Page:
What do a paramedic, a combat soldier, an IT worker and person running from a lion on the Kalahari all have in common? Sustained stress can cause all of them to suffer the same chronic, detrimental physiological and neurological changes.
We all know someone in our industry that is struggling to balance their role, home life and health, or worse has departed due to burnout. Conversations around mental health concerns are increasingly visible in the media and high-profile individuals such as the royal princes, William and Harry, are increasingly speaking up. However, we consistently see mental health statistics that are on the rise.
The mental health crisis
NHS national mental health surveys suggest that the rate of ‘common mental health disorders’ has risen by nearly 25% between 2007and 2014. Statistically speaking either we or a close friend or family member will experience a diagnosable condition such as suicidal thoughts at some point within the next year.
We are faced with an increasingly pressured workforce with a work-life balance that, according to the OECD Better Life index, ranks 29th out of 38 OECD member states. When viewed against the savage cuts to mental health services and supporting social care (62% of trusts have reported a lower income than in 2011) some of the causes behind the largely negative trends are obvious.
The case for workplace-centric mental health protection
Mental health services are being gutted, our working patterns are increasingly unhealthy and the incidence of mental health issues amongst our friends, family and colleagues is on the rise. So what can we do?
We spend a vast amount of time at work and apart from personal matters such as family, an extraordinary number of the causes and exacerbating factors behind mental health conditions including, depression, AAD and even conditions such as PTSD can be found in the workplace. Think about where we started above, the fight-or-flight response that the office can now trigger multiple times a day is the same one that, in pre-history, used to activate once a week whilst hunting food. All stress is stress, and chronically, stress kills.
We invest large amounts of money and effort in hiring and retaining the right talent, and inevitably enrich our employees with vital, and hard to replace organisational memory and domain knowledge. Wouldn’t it be great if we could do something to help protect our people as well?
This is one of the reasons why I’ll be giving a talk at BSides Dublin on mental health in the cyber security industry. I hope to provide simple steps we, our teams and our organisations can take to help everyone live and work safer, healthier and happier.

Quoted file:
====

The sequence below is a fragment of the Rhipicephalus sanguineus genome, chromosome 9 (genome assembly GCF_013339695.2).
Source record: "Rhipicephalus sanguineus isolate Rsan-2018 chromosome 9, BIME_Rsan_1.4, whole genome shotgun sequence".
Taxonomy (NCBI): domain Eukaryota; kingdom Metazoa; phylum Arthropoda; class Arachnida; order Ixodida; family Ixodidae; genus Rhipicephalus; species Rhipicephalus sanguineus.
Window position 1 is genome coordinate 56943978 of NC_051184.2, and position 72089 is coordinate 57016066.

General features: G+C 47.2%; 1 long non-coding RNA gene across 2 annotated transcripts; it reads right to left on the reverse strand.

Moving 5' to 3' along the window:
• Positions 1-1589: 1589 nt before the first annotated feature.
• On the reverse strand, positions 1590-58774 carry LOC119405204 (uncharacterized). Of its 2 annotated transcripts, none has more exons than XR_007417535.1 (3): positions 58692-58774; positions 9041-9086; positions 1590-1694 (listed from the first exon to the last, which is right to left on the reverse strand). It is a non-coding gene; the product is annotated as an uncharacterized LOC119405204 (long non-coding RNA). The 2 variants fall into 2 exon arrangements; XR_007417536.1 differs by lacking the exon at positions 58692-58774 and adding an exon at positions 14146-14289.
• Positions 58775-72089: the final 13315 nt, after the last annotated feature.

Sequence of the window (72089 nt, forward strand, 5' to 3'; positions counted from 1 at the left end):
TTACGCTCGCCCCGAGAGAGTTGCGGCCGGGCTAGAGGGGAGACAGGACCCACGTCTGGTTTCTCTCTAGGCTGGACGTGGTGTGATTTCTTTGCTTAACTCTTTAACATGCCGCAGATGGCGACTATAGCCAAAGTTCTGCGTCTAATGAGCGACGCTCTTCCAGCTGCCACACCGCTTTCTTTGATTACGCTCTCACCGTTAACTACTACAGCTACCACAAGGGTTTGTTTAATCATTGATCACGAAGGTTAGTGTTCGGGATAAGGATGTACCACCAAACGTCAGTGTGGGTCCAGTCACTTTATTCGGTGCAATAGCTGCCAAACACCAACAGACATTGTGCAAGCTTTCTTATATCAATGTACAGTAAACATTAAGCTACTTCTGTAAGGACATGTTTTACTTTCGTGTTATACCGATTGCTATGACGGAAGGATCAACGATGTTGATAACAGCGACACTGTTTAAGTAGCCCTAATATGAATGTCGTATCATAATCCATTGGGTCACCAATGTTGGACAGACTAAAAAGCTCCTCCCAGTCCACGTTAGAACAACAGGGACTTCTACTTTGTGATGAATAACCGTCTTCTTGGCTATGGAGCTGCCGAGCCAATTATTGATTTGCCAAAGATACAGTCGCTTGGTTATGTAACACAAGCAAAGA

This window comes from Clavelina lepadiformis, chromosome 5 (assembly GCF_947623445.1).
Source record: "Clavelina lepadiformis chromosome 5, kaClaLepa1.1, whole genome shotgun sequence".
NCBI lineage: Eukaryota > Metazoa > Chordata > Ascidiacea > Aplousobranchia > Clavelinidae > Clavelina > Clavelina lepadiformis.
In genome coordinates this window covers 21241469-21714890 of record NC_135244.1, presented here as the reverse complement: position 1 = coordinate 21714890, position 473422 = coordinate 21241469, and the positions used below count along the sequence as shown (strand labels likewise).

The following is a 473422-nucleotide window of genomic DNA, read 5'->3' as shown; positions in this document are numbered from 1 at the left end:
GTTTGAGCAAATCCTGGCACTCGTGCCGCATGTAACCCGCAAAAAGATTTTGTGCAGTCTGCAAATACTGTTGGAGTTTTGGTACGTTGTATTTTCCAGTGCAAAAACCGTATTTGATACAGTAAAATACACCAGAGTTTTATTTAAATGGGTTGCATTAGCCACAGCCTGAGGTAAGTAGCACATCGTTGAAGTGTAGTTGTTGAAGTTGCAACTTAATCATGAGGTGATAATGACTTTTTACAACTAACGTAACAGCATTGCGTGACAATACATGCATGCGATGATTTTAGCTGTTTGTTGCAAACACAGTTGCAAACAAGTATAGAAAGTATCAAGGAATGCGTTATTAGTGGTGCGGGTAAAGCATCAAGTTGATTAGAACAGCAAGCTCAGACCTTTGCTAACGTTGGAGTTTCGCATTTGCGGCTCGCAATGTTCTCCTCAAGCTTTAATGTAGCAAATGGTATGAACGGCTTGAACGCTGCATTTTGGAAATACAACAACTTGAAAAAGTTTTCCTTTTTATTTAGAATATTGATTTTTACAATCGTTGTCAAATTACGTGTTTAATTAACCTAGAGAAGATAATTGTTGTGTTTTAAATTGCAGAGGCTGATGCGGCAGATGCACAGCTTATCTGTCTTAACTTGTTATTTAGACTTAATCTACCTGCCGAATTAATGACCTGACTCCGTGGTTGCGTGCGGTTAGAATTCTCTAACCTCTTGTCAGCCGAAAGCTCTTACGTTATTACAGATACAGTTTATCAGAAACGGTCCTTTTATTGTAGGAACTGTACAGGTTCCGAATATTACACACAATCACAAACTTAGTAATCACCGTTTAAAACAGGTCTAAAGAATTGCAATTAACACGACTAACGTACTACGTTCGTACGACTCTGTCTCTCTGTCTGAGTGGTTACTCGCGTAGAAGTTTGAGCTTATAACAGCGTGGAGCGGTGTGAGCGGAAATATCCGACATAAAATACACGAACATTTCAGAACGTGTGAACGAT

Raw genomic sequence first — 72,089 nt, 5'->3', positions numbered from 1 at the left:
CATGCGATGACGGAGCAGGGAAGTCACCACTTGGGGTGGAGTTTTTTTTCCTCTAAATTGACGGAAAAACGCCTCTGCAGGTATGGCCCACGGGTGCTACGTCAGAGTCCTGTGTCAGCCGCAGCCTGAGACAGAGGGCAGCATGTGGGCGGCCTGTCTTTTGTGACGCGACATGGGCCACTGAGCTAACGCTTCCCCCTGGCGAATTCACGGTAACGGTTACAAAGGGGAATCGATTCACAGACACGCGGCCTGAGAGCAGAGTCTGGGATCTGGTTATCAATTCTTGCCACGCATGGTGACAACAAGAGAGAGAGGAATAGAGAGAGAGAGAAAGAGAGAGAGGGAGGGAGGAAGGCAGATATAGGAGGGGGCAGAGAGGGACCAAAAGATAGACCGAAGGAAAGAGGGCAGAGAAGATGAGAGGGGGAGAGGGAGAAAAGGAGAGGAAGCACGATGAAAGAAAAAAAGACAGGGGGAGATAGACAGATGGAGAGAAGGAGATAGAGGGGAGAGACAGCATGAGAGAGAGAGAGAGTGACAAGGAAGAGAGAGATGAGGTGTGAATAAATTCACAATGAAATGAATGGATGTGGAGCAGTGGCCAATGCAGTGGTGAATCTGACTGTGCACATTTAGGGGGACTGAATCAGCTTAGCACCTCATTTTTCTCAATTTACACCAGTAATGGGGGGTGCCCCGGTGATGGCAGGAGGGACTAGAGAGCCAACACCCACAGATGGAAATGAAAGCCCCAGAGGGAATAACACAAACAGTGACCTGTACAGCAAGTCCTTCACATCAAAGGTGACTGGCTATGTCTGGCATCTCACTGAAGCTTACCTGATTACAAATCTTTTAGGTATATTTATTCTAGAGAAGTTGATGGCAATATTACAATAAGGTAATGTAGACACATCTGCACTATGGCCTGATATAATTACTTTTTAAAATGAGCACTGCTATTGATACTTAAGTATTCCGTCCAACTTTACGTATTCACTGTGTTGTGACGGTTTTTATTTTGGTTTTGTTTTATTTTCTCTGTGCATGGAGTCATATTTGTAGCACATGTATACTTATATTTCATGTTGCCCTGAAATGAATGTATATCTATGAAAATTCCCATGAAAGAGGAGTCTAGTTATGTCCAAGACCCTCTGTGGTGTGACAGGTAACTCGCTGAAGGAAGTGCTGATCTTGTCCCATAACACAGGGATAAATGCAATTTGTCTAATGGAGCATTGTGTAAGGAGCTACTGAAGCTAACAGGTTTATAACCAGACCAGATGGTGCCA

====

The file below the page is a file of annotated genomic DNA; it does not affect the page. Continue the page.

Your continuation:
Cybersec roles, particularly on the risk management and red/blue team sides have an adversarial and reactive, high-pressure nature that’s at high risk of breaking people down. I’ll be using my own personal experiences within mental health, as well as my time as a Search and Rescue medic and Ambulance Responder to frame the mental health risks we face. Using some of the same tools and processes that help our Emergency Services personnel remain healthy, I’ll suggest a number of techniques and systems that might help us too.
I’m incredibly grateful to BSides Dublin for giving me the chance to speak on this important topic. As security professionals, we spend so much time concentrating on tools and processes to help protect our businesses, that we often miss the fact that we’re the ones at risk.
A strong support network at Bsides Dublin – The chill out area
Memset this year are CSF sponsors of Bsides Dublin and will also be sponsoring the chill out and mental health area at the conference. There will be sofas, snacks and drinks dotted around and a load of board games to encourage people to sit, chat and make new friends.
One of the most effective defences against mental health issues, particularly in the early stages, is a strong support network of people you trust. So grab a sofa and a beer, and make some new friends over a game of Pandemic or War on Terror.
We are also being supported by volunteers from the local Dublin Samaritans branch. They’ll be on hand to chat and talk about the fantastic work that they do.
You can find more information about Bsides Dublin here and if you’re attending you can catch Tom Owen’s talk Thriving in Cybersec- Creating Resilience in the Fleshy Orchestration Layer at 10:15 in Track Two.
Tom is Memset’s Head of Security and Business Services and an ex-Search and Rescue Medic with Surrey Search and Rescue. Between work, family and volunteer roles, he is intimately familiar with the impacts that mental health problems can have on those he is responsible for.